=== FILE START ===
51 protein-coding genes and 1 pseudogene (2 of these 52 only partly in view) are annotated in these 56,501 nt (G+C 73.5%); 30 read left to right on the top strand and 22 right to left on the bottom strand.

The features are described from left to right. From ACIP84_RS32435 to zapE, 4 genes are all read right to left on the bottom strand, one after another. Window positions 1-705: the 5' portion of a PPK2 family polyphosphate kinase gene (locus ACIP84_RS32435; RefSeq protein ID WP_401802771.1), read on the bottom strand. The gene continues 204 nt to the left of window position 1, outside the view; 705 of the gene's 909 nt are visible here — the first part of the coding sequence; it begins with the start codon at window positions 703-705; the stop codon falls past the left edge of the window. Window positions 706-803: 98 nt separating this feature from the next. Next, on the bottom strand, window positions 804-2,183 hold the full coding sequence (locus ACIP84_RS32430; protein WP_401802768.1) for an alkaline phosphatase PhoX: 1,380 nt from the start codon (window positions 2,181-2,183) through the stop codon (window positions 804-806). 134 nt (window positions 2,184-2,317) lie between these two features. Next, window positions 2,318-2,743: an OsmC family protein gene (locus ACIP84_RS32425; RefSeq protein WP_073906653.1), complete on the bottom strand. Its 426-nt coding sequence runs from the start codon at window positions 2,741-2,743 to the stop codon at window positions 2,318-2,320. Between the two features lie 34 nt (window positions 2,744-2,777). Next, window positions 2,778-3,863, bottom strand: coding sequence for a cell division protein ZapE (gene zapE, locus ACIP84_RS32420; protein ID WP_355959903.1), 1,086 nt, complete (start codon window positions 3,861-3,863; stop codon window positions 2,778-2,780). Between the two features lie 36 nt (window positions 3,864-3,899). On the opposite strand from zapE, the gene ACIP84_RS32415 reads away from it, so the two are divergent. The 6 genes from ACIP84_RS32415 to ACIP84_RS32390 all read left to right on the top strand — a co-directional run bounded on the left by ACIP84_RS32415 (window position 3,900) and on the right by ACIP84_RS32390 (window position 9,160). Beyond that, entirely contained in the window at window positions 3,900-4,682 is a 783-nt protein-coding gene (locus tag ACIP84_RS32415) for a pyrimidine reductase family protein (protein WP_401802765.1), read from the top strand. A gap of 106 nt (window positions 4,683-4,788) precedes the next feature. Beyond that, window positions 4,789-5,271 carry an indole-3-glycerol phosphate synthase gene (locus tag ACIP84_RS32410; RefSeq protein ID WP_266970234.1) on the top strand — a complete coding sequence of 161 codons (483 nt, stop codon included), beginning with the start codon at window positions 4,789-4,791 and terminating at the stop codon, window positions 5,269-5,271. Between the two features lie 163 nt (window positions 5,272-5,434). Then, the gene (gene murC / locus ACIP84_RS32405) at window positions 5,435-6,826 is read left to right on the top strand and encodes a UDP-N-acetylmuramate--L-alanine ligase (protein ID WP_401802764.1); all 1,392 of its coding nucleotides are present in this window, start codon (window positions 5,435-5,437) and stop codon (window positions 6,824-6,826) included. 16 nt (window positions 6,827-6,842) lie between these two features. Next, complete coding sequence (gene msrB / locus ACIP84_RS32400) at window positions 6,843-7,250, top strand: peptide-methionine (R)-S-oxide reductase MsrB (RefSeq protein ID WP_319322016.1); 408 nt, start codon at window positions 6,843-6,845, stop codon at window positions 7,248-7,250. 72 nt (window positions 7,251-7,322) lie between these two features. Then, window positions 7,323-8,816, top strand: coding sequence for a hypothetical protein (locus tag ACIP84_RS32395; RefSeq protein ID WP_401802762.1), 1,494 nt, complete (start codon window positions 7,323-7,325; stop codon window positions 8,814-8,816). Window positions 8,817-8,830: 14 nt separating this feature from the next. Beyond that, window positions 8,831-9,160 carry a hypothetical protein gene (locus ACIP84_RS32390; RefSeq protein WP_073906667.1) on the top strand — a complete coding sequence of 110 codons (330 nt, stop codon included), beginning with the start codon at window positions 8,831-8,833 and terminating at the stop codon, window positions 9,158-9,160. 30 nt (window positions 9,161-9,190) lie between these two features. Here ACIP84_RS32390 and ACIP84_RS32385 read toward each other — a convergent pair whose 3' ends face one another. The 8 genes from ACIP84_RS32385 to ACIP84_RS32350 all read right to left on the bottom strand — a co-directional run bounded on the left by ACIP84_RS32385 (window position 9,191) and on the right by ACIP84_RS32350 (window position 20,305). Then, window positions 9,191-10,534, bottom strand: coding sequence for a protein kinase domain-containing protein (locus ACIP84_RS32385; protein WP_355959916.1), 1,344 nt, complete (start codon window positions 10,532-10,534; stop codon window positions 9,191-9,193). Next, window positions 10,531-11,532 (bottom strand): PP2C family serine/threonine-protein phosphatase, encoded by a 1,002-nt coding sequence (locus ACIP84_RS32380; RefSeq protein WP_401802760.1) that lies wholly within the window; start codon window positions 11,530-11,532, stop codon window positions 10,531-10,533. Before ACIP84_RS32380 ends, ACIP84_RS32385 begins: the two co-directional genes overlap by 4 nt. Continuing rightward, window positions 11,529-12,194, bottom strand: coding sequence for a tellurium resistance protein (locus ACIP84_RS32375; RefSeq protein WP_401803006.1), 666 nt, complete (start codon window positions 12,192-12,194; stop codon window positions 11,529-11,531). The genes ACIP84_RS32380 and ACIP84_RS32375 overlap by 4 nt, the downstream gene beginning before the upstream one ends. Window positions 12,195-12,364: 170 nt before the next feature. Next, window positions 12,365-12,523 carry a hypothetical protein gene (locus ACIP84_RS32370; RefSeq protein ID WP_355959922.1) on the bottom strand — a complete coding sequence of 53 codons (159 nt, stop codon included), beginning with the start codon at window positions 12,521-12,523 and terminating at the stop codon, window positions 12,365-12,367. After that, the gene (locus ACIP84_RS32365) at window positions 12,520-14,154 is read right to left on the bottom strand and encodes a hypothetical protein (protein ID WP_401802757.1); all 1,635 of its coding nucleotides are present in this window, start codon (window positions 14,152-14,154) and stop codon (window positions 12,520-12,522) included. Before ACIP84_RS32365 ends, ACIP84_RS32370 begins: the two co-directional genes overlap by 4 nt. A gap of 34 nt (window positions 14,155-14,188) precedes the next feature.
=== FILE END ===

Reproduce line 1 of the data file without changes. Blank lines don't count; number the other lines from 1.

51 protein-coding genes and 1 pseudogene (2 of these 52 only partly in view) are annotated in these 56,501 nt (G+C 73.5%); 30 read left to right on the top strand and 22 right to left on the bottom strand.